This was to be Manninger’s last notable contribution of the season. He featured in the two final, meaningless league losses against Liverpool and Aston Villa, at which point the league title had already been secured. Manninger never got another real run in the Arsenal team again and left on loan for Fiorentina at the start of the next double winning campaign of 2001/02, leaving permanently for Espanol the next summer. Since then he has lived the life of a substitute goalkeeper. Where so many other unsung heroes’ contributions have been noticed and subsequently sung, Manninger remains generally forgotten by most. 97/98 – quite rightly – is remembered as Dennis Bergkamp’s year – or as the great swansong of the famous back five, but with that in mind, it is easy to forget what that season could have become without that extraordinary set of performances from Alex Manninger.


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7 responses to “Unsung Heroes #4: Alex Manninger”

  1. Will says :

    Brilliant!! Absolutely brilliant, i loved Manninger as a kid, I’ve still got my yellow jvc goalie top somewhere.

  2. Big Al, Koh Samui, Thailand says :

    Firstly, Well done to the author Sam Drew, you’re a very talented young man. Very well-written post.
    In my opinion Manninger can’t be described as an ‘Unsung Hero’. The reason younger fans (@Will, reply above) liked him is simple: kids like to see an ‘exciting’ goalie flying through the air, acrobatically tipping a shot around the post, or at full-stretch pushing a certain goal over the bar. WOW!! And that’s what Manninger did. Often. But sadly, the reason Manninger and other goalies keep goal in this dramatic way is because so often their positioning is poor, and what should be an easy save becomes the opposite.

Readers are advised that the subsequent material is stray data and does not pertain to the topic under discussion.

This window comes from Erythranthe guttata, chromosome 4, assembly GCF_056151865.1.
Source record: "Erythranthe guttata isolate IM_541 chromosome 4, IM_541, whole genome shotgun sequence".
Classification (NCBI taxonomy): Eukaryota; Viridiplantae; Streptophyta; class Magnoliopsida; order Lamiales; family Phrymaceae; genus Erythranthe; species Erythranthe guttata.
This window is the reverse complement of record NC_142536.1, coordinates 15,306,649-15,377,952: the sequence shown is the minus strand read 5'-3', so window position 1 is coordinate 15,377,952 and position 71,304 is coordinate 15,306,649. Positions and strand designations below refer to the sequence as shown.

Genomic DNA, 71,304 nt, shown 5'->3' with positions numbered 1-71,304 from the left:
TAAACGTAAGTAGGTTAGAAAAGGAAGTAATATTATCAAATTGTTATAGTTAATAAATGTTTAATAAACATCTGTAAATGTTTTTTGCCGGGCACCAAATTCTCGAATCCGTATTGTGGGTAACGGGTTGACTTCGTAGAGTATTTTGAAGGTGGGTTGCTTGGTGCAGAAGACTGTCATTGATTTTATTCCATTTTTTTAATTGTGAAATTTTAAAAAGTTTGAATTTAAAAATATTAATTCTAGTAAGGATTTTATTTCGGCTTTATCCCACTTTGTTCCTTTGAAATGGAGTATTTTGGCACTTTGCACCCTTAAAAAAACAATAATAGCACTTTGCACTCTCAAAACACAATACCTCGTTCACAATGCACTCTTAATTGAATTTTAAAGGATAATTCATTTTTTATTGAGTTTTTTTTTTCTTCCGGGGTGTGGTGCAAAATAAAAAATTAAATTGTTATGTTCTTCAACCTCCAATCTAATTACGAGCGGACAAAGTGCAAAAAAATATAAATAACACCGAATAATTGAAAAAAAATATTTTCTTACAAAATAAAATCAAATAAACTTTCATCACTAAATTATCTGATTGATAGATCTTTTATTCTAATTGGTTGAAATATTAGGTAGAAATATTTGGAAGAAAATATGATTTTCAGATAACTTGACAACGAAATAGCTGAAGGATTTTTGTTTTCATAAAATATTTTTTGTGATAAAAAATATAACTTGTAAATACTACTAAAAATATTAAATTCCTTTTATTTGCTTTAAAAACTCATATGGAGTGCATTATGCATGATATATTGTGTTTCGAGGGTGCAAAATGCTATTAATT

The older fans who can remember the likes of Gordon Banks, Pat Jennings, Peter Shilton, David Seaman, Peter Schmeichel will understand my point. They made the difficult things look easy. Manninger made difficult things look even more difficult.
    A summary of his career can be found at Wikipedia. The statistics re Arsenal show a run of six games without conceding – pretty impressive; equally unimpressive is the amount of clubs he’s played for: 14 clubs in 13 years (!) at the time of signing for Juventus.
    I’m 58 years-old by the way, (saw my first live game at Highbury in 1963). I’m a Gooner through-and-through, and I’ve seen all the above-mentioned goalies play many, many times. I could mention many more but my point is already made.
    Please don’t take my comments as criticism, Sam, I am simply offering a different viewpoint than yourself and Will. I actually like your piece but simply can’t agree with it. Keep up the good work.

    • Sam Drew says :

      Post wasn’t written by me, sir, twas a guest post by @RoamingLibero as it says in the opening paragraph! I’m sure Michael appreciates the thought-out comment none-the-less. Nice to have constructive disagreement, rather than mindless trashing. Cheers.

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  4. naked goon says :

    Great post Sam, I remember a certain amount of anxiety when he first played but by game three or four I really began to like him and thought he had a great future, which, if I compare to my own job, he has had, albeit as a mostly second choice keeper. I guess the positioning thing Big Al was referring to could have been improved by playing regularly behind such an established and experienced back four as we had. Compared to keepers we have had post Seaman (Jens and Chesney excepted) he has been the best.

  5. Isah yunusa says :